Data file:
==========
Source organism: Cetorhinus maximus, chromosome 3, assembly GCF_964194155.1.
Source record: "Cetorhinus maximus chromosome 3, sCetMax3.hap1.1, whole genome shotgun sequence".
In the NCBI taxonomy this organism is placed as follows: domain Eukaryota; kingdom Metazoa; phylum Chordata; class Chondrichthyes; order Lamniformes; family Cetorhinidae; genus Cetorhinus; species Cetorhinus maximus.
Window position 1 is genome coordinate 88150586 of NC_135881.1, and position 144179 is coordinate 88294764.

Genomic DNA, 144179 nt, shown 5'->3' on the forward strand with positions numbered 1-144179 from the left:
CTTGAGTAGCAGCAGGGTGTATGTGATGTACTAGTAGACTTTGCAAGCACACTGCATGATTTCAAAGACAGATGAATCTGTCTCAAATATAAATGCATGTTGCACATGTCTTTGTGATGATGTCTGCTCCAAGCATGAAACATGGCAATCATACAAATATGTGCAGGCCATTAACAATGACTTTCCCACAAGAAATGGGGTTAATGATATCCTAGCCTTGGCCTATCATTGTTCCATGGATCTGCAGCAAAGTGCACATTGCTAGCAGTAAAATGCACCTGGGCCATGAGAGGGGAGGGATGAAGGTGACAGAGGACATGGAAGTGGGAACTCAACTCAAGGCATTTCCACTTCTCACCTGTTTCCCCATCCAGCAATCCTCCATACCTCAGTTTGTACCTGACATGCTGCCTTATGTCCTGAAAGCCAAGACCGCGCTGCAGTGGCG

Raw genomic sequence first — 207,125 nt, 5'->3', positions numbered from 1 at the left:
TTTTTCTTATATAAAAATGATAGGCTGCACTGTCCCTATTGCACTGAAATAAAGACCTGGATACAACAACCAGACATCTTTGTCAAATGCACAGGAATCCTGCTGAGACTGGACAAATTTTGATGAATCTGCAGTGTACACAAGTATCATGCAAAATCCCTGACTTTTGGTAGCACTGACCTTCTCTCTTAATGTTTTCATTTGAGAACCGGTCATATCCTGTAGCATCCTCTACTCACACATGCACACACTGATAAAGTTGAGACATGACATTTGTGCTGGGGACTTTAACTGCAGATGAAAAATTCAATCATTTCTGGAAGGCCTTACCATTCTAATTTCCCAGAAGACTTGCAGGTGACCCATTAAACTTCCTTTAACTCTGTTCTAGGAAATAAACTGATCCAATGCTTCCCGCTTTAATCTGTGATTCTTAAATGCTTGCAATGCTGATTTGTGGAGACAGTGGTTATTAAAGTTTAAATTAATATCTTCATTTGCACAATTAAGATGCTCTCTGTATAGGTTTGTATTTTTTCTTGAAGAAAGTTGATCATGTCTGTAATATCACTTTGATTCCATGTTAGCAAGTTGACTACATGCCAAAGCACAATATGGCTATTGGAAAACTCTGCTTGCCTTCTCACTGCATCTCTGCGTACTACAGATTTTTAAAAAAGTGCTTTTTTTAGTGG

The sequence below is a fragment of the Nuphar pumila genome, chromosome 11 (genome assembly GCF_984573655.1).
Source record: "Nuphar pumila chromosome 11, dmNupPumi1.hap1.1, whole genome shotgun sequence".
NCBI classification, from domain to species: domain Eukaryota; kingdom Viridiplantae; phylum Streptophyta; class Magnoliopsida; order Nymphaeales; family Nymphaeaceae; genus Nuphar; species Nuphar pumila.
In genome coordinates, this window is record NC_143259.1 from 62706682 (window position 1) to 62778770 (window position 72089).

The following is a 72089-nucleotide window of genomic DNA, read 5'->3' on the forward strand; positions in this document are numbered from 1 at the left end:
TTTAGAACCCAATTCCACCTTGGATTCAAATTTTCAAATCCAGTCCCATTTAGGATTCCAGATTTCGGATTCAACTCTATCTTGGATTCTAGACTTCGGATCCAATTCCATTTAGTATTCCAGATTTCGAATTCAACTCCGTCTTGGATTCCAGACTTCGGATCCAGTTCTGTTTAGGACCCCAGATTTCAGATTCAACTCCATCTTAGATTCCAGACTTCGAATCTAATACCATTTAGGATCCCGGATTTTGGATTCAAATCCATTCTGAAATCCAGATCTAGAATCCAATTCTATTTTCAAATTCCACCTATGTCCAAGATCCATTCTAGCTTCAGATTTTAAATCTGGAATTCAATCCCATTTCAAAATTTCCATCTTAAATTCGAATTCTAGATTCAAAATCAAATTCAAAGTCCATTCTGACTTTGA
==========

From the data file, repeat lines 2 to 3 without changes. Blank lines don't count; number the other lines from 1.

Source record: "Cetorhinus maximus chromosome 3, sCetMax3.hap1.1, whole genome shotgun sequence".
In the NCBI taxonomy this organism is placed as follows: domain Eukaryota; kingdom Metazoa; phylum Chordata; class Chondrichthyes; order Lamniformes; family Cetorhinidae; genus Cetorhinus; species Cetorhinus maximus.